01 - BACKGROUND:
I'm a typical non-programmer R user for 6+ years. Which means:
i) I`m comfortable with the language most of the time and have written R packages for myself, but
ii) writing C++ code (Rcpp) is not something I've done
iii) R is fast enough for my purposes and data size
02 - PROBLEM STATEMENT:
Few months ago I started at a new company where my peers do not use R/Python, only MS-Excel. I want to share my statistical analyses/workflow with them.
03 - WHAT I TRIED, AND POTENTIAL SOLUTIONS:
First option that came to mind was to write a simple UDF library in pure VBA (.xlam). It's easy to distribute and update, since everyone has Excel/VBA installed in their machines. I've started to work down this road BUT found myself reinventing the wheel for very basic tasks (fit a few distributions to data, eg.), and limited by the VBA capabilities on data analysis. Something similar to what I would like to accomplish would be: https://www.real-statistics.com/ + our own analysis workflow.
Conclusion: I understand it will be (very) hard to re-write all the routines I used to do in R in a vba-xlam.
Second option : PyXLL. Nope; peers won't install Python on their machines.
Third option: ask peers to install two Excel addins: MyLibrary.xlam and QuantLibXL to harness the power of Quantlib on statistics and use some VBA to put everything together. I haven't tried this since it seems that QuantLib is really focused on pricing derivatives and I will still have to write huge VBA code to fit a Log-Logistic distribution to data on a spreadsheet, for example. Something that is a one-liner in R.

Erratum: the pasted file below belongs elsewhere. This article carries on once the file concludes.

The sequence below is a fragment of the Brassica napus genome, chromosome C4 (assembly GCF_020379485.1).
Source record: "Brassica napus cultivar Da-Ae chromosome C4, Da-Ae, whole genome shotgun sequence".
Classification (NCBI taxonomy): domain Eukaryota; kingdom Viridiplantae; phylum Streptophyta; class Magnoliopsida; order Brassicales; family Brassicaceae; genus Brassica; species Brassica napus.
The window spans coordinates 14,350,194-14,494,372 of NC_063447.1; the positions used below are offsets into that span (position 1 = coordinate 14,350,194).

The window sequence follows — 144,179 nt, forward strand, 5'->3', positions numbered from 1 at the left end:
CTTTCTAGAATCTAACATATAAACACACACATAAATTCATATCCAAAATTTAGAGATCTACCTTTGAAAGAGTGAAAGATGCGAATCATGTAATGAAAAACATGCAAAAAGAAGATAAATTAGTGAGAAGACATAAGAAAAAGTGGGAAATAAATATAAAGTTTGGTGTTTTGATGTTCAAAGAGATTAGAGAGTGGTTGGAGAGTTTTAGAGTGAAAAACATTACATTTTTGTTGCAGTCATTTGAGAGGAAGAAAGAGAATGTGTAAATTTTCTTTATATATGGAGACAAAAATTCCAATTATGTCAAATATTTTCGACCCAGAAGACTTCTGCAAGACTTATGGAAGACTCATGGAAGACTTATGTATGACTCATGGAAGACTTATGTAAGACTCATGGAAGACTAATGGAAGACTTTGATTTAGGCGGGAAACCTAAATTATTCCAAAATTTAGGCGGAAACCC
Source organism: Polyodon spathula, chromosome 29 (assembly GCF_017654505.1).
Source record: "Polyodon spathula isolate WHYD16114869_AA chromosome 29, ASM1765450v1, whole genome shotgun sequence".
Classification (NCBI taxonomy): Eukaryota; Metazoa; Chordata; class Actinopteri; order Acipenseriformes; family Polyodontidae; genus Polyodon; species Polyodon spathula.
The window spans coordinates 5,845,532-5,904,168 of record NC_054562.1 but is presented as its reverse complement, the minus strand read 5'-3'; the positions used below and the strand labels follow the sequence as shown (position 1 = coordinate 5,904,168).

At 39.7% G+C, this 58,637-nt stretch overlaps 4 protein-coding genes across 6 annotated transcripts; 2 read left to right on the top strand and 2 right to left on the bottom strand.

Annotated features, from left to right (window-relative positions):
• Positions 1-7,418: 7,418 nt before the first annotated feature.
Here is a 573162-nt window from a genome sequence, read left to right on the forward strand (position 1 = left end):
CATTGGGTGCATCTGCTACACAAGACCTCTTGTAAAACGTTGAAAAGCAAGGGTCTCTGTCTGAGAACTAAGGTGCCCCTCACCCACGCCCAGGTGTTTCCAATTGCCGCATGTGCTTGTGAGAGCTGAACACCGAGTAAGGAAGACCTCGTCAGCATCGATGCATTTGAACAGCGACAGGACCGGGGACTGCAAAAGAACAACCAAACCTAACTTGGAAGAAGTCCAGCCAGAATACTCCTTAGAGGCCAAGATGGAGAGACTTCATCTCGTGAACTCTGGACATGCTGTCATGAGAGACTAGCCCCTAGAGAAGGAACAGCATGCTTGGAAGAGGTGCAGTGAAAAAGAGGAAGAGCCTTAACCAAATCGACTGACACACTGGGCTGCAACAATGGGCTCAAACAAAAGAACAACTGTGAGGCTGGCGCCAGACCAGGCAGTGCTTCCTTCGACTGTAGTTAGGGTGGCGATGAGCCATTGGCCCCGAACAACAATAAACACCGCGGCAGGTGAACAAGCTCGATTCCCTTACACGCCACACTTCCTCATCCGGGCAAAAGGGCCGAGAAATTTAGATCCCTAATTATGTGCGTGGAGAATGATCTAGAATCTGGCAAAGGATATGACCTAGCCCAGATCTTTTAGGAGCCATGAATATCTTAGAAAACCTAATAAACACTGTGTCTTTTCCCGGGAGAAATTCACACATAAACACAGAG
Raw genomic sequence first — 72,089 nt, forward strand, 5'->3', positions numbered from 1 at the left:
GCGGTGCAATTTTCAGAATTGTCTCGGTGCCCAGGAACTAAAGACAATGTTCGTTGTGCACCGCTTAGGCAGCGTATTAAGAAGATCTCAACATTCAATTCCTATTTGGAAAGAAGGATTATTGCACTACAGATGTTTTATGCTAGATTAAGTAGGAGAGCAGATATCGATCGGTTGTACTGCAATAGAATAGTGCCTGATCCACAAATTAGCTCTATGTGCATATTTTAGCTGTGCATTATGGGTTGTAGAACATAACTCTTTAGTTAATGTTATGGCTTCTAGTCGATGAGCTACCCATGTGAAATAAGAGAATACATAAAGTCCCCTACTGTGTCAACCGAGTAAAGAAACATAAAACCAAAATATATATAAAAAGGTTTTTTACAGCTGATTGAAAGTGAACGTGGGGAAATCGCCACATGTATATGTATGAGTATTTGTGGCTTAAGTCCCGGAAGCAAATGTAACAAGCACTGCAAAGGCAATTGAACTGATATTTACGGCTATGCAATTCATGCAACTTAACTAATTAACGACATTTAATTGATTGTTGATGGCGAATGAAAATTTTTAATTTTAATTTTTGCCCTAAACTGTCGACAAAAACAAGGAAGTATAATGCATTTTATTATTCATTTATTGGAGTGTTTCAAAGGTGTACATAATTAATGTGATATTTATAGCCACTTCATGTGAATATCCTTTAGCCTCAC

Fourth option: bite the bullet and learn C++. Read a book on XLL development something like this and build the XLL add-in using statistical libraries made on/for C++. Easy distribution, also free to build, BUT dive in a whole new universe that I can find hard to navigate (real programming, not R scripting).
04 - MY QUESTIONS
- 1/ Am I missing any obvious alternative here ?
- 2/ Which of the options above would you suggest and why ?
05 - SUPPORTING MATERIAL
- This is a great thorough answer from 2014 and somewhat related to the above. Yes, I've done my homework and read about all of the options before asking.
- I am aware of Deriscope. Seems overkill compared to what I want to accomplish (a library of ~50 functions that will make analyses faster in our department). Plus I'll be dependent on a third-party solution.